Business Insider Edition

Seven parking bays sold instantly for R570,000 each in Cape Town - and owners have to pay monthly levies as well

James de Villiers , Business Insider SA
 Aug 07, 2018, 04:03 PM
Artist impression of Napier Street where the parking bays are situated (screenshot)
  • Seven parking spots have sold instantly for R570,000 each in De Waterkant, Cape Town.
  • The parking spots were bought by the owners of new apartments in the area.   
  • The property developer says demand exceeds supply which fuelled the high prices. 

Seven parking spots were instantly sold for R570,000 each in the the upmarket suburb of De Waterkant, Cape Town, Tower Property Fund asset manager Johan Malherbe said.

The spots were bought by owners of apartments in a new building, Napier Street, that is being developed by Tower Property Fund. The parking spot owners will have to pay a monthly levy of R300 for their new "properties".

“The parking spots were put on the market in the beginning of the year and sold out immediately,” Malherbe told Business Insider South Africa. “Demand exceeded supply.”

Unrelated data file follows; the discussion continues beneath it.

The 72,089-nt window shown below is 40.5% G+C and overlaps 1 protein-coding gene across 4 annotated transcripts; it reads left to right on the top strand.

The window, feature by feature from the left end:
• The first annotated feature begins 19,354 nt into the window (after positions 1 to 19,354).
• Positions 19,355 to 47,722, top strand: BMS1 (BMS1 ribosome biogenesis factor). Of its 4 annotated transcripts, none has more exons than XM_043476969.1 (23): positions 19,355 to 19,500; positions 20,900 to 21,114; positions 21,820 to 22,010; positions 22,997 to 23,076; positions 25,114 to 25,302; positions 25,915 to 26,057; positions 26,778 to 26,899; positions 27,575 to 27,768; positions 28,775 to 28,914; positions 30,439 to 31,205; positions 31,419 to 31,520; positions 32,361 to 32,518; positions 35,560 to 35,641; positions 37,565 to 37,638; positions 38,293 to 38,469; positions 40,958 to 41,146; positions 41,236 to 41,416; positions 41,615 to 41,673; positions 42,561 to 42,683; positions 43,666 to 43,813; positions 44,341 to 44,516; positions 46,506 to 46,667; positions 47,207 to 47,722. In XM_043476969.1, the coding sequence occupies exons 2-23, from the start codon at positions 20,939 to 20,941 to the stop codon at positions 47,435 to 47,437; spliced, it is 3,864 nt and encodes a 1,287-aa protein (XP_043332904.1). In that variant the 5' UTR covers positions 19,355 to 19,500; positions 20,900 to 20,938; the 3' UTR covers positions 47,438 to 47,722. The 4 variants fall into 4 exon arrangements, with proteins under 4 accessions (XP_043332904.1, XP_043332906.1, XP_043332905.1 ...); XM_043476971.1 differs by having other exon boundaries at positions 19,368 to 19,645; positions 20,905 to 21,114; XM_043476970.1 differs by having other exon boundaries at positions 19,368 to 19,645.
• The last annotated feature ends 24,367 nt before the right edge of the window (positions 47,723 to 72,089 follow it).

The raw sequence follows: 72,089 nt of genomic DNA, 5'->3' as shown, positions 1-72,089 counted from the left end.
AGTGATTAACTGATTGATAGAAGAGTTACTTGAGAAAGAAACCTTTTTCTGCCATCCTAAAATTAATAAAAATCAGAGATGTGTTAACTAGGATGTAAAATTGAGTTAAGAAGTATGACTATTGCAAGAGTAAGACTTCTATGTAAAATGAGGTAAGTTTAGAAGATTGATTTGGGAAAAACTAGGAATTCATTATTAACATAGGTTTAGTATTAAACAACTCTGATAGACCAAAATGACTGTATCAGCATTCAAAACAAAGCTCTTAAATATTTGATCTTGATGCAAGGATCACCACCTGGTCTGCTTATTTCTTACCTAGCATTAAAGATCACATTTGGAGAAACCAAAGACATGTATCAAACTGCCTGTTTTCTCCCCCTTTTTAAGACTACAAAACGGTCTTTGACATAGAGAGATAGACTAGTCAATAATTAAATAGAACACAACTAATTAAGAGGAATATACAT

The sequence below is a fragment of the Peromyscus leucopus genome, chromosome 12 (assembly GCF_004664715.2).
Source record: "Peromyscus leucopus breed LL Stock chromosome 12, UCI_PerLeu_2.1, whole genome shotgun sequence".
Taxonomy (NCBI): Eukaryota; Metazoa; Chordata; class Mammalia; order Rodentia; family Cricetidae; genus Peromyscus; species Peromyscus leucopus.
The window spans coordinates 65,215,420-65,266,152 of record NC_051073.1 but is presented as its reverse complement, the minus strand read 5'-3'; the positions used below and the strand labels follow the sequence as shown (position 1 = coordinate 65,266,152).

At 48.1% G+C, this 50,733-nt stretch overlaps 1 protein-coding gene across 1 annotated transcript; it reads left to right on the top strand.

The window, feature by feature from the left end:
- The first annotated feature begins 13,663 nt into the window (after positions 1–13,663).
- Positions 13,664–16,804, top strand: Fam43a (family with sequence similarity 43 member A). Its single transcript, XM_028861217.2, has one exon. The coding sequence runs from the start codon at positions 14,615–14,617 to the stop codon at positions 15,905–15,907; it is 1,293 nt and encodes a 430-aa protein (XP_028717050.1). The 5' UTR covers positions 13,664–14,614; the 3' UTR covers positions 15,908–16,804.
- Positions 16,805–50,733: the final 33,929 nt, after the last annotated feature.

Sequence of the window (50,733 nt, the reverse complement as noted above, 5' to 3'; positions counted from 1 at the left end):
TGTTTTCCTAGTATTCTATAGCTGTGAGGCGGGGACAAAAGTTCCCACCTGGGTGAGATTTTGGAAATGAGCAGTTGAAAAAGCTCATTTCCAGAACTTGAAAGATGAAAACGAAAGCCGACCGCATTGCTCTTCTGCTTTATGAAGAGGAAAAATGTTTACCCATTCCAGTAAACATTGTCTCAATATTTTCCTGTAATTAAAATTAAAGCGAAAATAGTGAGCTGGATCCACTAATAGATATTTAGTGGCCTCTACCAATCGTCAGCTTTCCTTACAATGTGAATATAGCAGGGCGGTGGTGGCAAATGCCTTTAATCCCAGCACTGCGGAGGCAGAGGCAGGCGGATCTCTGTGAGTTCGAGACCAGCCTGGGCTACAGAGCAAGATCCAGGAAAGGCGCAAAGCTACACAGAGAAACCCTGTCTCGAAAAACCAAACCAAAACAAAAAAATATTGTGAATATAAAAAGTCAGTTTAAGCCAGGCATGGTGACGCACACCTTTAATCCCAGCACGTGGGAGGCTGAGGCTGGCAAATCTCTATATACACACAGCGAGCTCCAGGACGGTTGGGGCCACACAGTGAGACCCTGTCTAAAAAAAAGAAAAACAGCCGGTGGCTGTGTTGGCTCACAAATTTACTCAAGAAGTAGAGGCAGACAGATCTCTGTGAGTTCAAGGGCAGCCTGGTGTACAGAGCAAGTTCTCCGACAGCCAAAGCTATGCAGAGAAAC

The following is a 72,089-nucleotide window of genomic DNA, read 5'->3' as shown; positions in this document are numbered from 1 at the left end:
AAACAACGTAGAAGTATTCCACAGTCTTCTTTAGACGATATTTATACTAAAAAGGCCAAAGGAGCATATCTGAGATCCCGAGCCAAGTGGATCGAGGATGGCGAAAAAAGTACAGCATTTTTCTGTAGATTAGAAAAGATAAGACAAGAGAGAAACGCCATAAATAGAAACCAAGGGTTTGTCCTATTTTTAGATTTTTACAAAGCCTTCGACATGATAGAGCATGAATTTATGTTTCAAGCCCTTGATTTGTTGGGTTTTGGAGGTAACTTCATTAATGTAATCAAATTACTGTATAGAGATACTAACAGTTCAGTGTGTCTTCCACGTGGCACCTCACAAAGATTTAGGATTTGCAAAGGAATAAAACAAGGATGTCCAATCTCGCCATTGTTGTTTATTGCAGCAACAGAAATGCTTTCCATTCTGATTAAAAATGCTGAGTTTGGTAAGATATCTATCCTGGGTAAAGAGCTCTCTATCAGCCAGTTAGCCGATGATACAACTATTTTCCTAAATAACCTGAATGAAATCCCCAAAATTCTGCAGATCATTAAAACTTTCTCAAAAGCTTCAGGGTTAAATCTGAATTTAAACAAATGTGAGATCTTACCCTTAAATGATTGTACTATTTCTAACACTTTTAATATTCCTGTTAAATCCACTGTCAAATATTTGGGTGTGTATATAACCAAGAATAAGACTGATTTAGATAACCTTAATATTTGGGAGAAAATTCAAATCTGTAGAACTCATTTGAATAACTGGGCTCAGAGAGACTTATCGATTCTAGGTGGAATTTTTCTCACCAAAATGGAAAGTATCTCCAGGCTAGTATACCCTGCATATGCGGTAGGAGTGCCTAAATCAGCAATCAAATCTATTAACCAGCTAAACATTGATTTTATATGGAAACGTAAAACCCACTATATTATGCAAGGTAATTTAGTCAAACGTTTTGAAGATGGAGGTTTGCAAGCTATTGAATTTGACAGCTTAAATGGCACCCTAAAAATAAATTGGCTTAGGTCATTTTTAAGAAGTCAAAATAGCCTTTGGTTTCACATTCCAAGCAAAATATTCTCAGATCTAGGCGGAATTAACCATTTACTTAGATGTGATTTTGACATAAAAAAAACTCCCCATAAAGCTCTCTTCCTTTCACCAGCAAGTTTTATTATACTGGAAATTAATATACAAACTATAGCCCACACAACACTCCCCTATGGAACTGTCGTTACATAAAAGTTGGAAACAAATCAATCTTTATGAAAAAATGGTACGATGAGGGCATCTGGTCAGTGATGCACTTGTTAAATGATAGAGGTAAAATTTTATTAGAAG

READ: Luxury Cape Town property growth has halved in the past year – but the market is showing signs of recovery

Tower Property Fund is spending R350 million to develop the Napier Street and redevelop the popular Cape Quarter. The fund says it expects to earn a 20% return on its investment. Apartments are being sold for R90,000 per square meter. 

Location of Cape Quarter in De Waterkant, Cape Town (Screenshot)

Expensive parking bays in Cape Town made headlines last year when bays were sold for R1 million, and R1.1 million respectively in Clifton and Bakoven. 

In 2009, Pam Golding Properties sold single basement parking bays in two Clifton residents for R580,000 and R750,000, while another sold for a staggering R2 million in 2008.

Cape Town has the most expensive properties in South Africa, but the market is showing signs of decline with luxury property growth falling by 50%.

READ: For the first time in years, Cape Town rental properties are standing empty and getting cheaper

“The citywide drought and the uncertainty over the process of land expropriation without compensation have weakened sales activity,” according to realtor Knight Frank.

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